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Pay-Per-Click advertising: E-Rip-Off?

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Dave Johnson (not his real name) started using Yahoo's Overture about three years ago to advertise his spa equipment company and hopefully, draw traffic to his website. Everything ran smoothly for about six months but Johnson now likens his relationship with Overture as that of a drug addict - constantly needing a fix and paying out ever-increasing costs.

It's a gamble and an expensive one at that, and there is no way to measure results, at least not on his own (see below).

"These guys at Yahoo should be accountable for what they did," says Johnson. "They get you into a bind - I started using Overture for search engines to get paid positioning and I was just getting adjusted to the billing, mainly asking myself if the expenses are realistic. But it got so expensive and to remove yourself from a search engine, to cancel your ads, is really hard because you have no idea how dependant your business has become on Overture.

Here's how it works:
I submitted about 150 search terms to Overture - for example, one term is 'spa equipment'. You bid high enough on that word or phrase and you come out on top. Say you have three people bidding; someone might bid .60 cents (you have to beat that price), the second person will bid .80 and the third person will come in at .81 cents. You keep bidding until someone says the word isn't worth that much anymore, just like a regular auction.

Makes sense. But here lies the problem: The competition is hoping that I cannot maintain the price with so many clicks and they force me to withdraw. Nothing is stopping this from occurring. If this happens, the competition gets the top position for a cheaper price. What I suspect is that the competition could be sitting out there clicking "spa equipment" or whatever your key word is for $1 USD per click and I have no way of knowing who is doing the clicking, or how often. For all I know, someone at Overture could be doing the clicking. I even heard that there is software on the market that does these dirty deeds for Overture.

And you can't get hold of these guys at Yahoo/Overture. They can't be reached by e-mail and there is no contact phone number - nothing is set up for customer service or complaints. So we keep getting billed and I keep paying it because my company is afraid of cutting them off; it's a crap shoot. That is where they get you, like a drug addiction.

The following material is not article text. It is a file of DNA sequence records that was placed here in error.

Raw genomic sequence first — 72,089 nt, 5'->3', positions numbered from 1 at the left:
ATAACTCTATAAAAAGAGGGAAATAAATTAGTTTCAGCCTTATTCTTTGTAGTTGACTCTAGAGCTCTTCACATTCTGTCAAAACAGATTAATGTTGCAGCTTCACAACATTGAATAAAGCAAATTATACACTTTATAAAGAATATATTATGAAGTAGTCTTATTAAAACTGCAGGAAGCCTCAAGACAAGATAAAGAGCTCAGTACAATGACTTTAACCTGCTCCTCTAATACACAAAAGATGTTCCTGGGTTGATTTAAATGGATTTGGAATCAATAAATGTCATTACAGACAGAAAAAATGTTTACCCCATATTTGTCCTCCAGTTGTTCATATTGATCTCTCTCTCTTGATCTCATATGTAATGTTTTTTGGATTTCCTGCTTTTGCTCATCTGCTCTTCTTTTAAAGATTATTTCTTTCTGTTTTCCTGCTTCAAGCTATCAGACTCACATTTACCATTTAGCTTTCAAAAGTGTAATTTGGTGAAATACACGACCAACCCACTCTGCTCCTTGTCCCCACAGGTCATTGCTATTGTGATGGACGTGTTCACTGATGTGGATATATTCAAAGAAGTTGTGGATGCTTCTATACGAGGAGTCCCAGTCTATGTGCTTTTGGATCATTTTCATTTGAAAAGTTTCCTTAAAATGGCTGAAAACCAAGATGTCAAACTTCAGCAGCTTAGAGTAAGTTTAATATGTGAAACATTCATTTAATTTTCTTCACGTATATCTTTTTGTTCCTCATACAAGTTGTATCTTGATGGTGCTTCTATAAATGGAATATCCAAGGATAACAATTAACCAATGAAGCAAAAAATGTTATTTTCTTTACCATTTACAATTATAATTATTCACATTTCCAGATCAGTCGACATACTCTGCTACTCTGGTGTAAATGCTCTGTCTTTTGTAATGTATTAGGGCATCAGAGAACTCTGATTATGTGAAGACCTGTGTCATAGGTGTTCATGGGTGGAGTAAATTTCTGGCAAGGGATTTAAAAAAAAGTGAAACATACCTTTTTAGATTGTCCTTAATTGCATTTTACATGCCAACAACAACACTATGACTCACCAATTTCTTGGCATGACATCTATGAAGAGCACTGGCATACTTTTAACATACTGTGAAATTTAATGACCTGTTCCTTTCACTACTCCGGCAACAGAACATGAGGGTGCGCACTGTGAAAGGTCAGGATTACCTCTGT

I expected that if I were to bid on 'spa equipment' and bet .60 cents I should be paying close to that and I should be protected from fraud by Overture. I am sure that I am getting taken for a ride - my credit card is sometimes billed over $100 twice a day and phone calls to my company generated from the website doesn't reflect increased costs - not even close. Their monthly billing isn't consistent; it has probably increased over the past three years by 50 percent. Nobody is accountable. I could cut out key words (I have 150 words on the account) but I shouldn't have to do that.

There is always someone at Overture to take care of their Accounts Receivables. Funny how they can get your money right away. Why can't they send a statement out each month regarding who is clicking you and how many times? Answer: it would cost them money and they would have to part with some of the billions of dollars they are making.

I got so frustrated that about one month ago I signed up with natpal.com to look after my Overture account. They can monitor it by putting a code on your website and can track who is clicking - like a fraud buster..."

"Click fraud is rampant," says Ben Rubenstein at Natpal, "but if you monitor and track who is coming to your site, know their IP address, what their engine query is, the key word you paid for and how long they actually spent on your site, you can get the highest return on your investment from your search engine marketing."

What is his advice for a consumer who suspects click fraud? "For someone like Brad, I would advise him to begin tracking and hopefully work with a company like Natpal.com because our bidding algorithm looks at the data of people coming to your site and bids accordingly," says Rubenstein. "Our tracking can look at conversions, with a tracking phone number on all of our sites, so our end goal is to link clicks to phone calls. We don't care about clicks, but phone calls are important."

READ MORE ABOUT Internet/Technology

Resources

If you suspect you have been a victim of click fraud, please file a [click fraud] complaint with a lawyer for a free case evaluation.

If you want to know more about natpal.com, check out their [website]
or give them a call at 1-800-4NATPAL (800-462-8725) and if you want to talk to an actual person, phone Ben Rubenstein at extension 226.

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